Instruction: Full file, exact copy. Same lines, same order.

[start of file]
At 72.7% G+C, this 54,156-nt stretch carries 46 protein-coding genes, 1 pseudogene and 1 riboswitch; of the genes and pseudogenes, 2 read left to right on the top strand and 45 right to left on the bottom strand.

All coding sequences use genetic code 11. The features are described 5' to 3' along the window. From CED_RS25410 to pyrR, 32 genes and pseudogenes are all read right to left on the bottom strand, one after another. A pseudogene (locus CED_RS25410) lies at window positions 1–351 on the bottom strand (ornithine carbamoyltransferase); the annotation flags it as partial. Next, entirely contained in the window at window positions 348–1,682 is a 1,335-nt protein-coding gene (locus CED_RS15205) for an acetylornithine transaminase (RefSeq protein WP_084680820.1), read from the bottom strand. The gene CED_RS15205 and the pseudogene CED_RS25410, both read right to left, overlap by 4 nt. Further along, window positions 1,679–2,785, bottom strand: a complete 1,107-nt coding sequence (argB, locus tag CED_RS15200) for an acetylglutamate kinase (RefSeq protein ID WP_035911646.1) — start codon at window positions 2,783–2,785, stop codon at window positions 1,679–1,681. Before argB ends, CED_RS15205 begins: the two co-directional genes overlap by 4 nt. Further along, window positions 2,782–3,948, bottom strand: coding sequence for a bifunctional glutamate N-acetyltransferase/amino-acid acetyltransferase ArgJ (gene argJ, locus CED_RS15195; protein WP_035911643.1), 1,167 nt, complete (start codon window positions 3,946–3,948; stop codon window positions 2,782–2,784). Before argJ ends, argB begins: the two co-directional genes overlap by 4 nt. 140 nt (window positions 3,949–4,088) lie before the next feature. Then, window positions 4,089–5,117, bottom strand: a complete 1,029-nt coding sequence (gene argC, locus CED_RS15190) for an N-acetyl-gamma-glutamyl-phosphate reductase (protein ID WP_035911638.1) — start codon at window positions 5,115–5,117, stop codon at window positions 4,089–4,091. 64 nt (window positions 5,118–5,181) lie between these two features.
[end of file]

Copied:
At 72.7% G+C, this 54,156-nt stretch carries 46 protein-coding genes, 1 pseudogene and 1 riboswitch; of the genes and pseudogenes, 2 read left to right on the top strand and 45 right to left on the bottom strand.

All coding sequences use genetic code 11. The features are described 5' to 3' along the window. From CED_RS25410 to pyrR, 32 genes and pseudogenes are all read right to left on the bottom strand, one after another. A pseudogene (locus CED_RS25410) lies at window positions 1–351 on the bottom strand (ornithine carbamoyltransferase); the annotation flags it as partial. Next, entirely contained in the window at window positions 348–1,682 is a 1,335-nt protein-coding gene (locus CED_RS15205) for an acetylornithine transaminase (RefSeq protein WP_084680820.1), read from the bottom strand. The gene CED_RS15205 and the pseudogene CED_RS25410, both read right to left, overlap by 4 nt. Further along, window positions 1,679–2,785, bottom strand: a complete 1,107-nt coding sequence (argB, locus tag CED_RS15200) for an acetylglutamate kinase (RefSeq protein ID WP_035911646.1) — start codon at window positions 2,783–2,785, stop codon at window positions 1,679–1,681. Before argB ends, CED_RS15205 begins: the two co-directional genes overlap by 4 nt. Further along, window positions 2,782–3,948, bottom strand: coding sequence for a bifunctional glutamate N-acetyltransferase/amino-acid acetyltransferase ArgJ (gene argJ, locus CED_RS15195; protein WP_035911643.1), 1,167 nt, complete (start codon window positions 3,946–3,948; stop codon window positions 2,782–2,784). Before argJ ends, argB begins: the two co-directional genes overlap by 4 nt. 140 nt (window positions 3,949–4,088) lie before the next feature. Then, window positions 4,089–5,117, bottom strand: a complete 1,029-nt coding sequence (gene argC, locus CED_RS15190) for an N-acetyl-gamma-glutamyl-phosphate reductase (protein ID WP_035911638.1) — start codon at window positions 5,115–5,117, stop codon at window positions 4,089–4,091. 64 nt (window positions 5,118–5,181) lie between these two features.